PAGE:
Print journalists: Your current careers are, or soon will be, over. Accept it

The sooner print journalists realise things aren’t getting any better, and make the decision to move on to a new career, the better, according to Nigel Bowen. Because while the last stage of grief is ‘acceptance’, most of us are still caught up in denial, anger, bargaining, or depression.August 12, 2020 4:16

Those acquainted with Elisabeth Kübler-Ross’ five stages of grief may have noticed something interesting in the recent commentary around – take your grim pick – countless newsroom closures, the swathes of job cuts at News Corp, the merger of the remnants of the once-mighty ACP and Pacific Magazine empires, or the consequential axing of Harper’s Bazaar, Elle, InStyle, Men’s Health, Women’s Health, Good Health, OK and NW.

That ‘something interesting’ is an acceptance that the print media jig is up.

Bauer Media’s suite of magazines, eight of which were recently axed

In an article following the Bauer magazine closures, long-time Vogue Australia editor-in-chief Kirstie Clements typified the new wave of clear-eyed commentary.

Rather than raging against the dying of the light, Clements – herself a casualty of Harper’s Bazaar shuttering – dispassionately noted the closures were “frankly unsurprising” then went on to observe “it doesn’t take a Boston consultant to see that it’s been increasingly difficult to turn a profit in magazine land, with falling circulation, slashed ad revenue, and an oversaturated audience that is now able to cherry-pick most of the information they want online, for free” and that “there have been very obvious signs that the demise was coming for a long time, mostly because although people claim to still love magazines, the figures say they don’t actually buy them”.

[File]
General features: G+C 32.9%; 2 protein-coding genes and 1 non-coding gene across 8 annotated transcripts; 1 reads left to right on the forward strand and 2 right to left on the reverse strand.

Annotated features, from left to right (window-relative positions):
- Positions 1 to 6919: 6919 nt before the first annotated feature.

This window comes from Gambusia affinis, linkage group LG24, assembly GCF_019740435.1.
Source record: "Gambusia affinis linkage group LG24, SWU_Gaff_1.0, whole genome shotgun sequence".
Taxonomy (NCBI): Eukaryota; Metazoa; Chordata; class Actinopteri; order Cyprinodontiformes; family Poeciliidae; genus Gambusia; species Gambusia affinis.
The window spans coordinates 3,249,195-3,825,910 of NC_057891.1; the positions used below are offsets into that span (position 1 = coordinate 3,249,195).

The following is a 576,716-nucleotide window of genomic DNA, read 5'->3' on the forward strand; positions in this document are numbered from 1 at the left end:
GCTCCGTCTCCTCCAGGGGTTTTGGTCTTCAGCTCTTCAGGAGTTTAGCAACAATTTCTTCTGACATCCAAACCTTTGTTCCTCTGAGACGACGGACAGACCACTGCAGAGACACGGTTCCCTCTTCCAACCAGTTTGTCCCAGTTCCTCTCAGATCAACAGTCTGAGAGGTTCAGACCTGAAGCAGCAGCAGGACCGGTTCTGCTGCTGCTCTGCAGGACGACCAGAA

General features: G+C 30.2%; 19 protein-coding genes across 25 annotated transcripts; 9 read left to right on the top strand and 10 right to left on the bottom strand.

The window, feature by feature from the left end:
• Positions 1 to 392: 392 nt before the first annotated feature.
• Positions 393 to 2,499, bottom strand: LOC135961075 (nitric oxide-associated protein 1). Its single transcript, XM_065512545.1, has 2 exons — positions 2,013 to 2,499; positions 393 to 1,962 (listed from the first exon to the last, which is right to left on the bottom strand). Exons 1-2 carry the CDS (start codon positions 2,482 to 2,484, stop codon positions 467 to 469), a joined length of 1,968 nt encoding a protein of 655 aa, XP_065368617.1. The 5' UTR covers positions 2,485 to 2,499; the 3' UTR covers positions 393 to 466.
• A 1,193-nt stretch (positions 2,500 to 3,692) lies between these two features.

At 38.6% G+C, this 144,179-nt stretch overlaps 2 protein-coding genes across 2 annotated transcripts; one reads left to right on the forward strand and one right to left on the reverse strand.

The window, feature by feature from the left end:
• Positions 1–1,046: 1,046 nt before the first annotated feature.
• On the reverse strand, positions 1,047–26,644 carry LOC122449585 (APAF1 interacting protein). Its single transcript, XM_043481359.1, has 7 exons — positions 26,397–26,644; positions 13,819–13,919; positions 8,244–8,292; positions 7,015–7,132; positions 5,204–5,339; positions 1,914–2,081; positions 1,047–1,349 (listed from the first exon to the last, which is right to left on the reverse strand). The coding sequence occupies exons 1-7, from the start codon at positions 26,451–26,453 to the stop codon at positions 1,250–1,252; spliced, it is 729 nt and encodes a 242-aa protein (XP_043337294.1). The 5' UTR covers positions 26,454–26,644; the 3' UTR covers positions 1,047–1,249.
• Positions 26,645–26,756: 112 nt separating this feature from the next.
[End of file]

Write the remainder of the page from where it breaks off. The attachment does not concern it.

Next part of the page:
In mid-2020, Clements’ observations seem indisputable. But, with reference to Kübler-Ross’ framework, it’s worth recalling just how disputed they’ve been over the last 15 years.

Stage one: Denial

As Kübler-Ross would have predicted had she lived long enough to witness it, the initial response to the threat posed by the internet was to pretend it didn’t exist.

In 2004, Eric Beecher, then a Fairfax executive, gave a presentation to the Fairfax board warning its fabled rivers of gold would soon evaporate. In response, one board member held up the (then hefty) Saturday editions of The Age and Sydney Morning Herald and thundered, “I don’t ever want anyone coming into this boardroom again and telling us that people will buy houses or cars, or look for a job, without [these papers].”

Stage two: Anger